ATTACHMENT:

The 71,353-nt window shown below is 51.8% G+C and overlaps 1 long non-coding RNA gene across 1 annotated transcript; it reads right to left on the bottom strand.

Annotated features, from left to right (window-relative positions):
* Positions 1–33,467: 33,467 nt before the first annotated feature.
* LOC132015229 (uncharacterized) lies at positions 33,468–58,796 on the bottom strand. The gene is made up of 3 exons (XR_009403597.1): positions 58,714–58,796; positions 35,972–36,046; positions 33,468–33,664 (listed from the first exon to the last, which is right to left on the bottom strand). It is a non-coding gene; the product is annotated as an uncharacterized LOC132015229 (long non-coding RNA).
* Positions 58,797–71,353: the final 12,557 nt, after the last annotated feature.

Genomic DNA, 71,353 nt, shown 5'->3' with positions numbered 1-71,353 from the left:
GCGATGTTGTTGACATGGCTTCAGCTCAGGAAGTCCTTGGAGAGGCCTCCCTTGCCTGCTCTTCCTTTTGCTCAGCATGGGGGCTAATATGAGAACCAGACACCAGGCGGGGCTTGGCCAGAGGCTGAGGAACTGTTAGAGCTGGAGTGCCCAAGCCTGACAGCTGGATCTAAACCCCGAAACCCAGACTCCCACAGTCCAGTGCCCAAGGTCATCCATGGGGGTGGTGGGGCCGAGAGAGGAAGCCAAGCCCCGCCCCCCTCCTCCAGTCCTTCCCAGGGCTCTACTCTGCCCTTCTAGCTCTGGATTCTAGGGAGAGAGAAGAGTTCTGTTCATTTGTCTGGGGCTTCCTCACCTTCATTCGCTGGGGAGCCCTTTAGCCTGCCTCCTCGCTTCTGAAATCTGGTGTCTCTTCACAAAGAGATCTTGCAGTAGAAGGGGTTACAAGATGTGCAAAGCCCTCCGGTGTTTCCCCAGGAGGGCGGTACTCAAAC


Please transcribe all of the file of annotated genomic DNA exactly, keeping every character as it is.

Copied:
The 71,353-nt window shown below is 51.8% G+C and overlaps 1 long non-coding RNA gene across 1 annotated transcript; it reads right to left on the bottom strand.

Annotated features, from left to right (window-relative positions):
* Positions 1–33,467: 33,467 nt before the first annotated feature.
* LOC132015229 (uncharacterized) lies at positions 33,468–58,796 on the bottom strand. The gene is made up of 3 exons (XR_009403597.1): positions 58,714–58,796; positions 35,972–36,046; positions 33,468–33,664 (listed from the first exon to the last, which is right to left on the bottom strand). It is a non-coding gene; the product is annotated as an uncharacterized LOC132015229 (long non-coding RNA).
* Positions 58,797–71,353: the final 12,557 nt, after the last annotated feature.

Genomic DNA, 71,353 nt, shown 5'->3' with positions numbered 1-71,353 from the left:
GCGATGTTGTTGACATGGCTTCAGCTCAGGAAGTCCTTGGAGAGGCCTCCCTTGCCTGCTCTTCCTTTTGCTCAGCATGGGGGCTAATATGAGAACCAGACACCAGGCGGGGCTTGGCCAGAGGCTGAGGAACTGTTAGAGCTGGAGTGCCCAAGCCTGACAGCTGGATCTAAACCCCGAAACCCAGACTCCCACAGTCCAGTGCCCAAGGTCATCCATGGGGGTGGTGGGGCCGAGAGAGGAAGCCAAGCCCCGCCCCCCTCCTCCAGTCCTTCCCAGGGCTCTACTCTGCCCTTCTAGCTCTGGATTCTAGGGAGAGAGAAGAGTTCTGTTCATTTGTCTGGGGCTTCCTCACCTTCATTCGCTGGGGAGCCCTTTAGCCTGCCTCCTCGCTTCTGAAATCTGGTGTCTCTTCACAAAGAGATCTTGCAGTAGAAGGGGTTACAAGATGTGCAAAGCCCTCCGGTGTTTCCCCAGGAGGGCGGTACTCAAAC